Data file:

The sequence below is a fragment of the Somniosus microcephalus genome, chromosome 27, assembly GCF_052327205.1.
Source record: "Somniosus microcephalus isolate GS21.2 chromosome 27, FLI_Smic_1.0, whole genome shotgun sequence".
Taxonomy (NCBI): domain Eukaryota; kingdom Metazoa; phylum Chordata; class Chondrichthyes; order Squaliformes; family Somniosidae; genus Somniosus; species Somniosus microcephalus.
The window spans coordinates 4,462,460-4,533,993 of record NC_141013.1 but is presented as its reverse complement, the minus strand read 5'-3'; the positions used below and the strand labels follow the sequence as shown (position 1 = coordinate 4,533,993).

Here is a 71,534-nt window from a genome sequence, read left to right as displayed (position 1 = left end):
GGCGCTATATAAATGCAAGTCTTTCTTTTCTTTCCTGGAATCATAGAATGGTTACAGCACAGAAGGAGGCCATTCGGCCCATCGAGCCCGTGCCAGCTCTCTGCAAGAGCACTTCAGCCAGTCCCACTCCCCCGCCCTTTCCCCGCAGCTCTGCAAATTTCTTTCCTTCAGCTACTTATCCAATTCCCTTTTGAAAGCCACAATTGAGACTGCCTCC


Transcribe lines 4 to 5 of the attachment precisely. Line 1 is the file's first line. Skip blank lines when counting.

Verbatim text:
The window spans coordinates 4,462,460-4,533,993 of record NC_141013.1 but is presented as its reverse complement, the minus strand read 5'-3'; the positions used below and the strand labels follow the sequence as shown (position 1 = coordinate 4,533,993).

Here is a 71,534-nt window from a genome sequence, read left to right as displayed (position 1 = left end):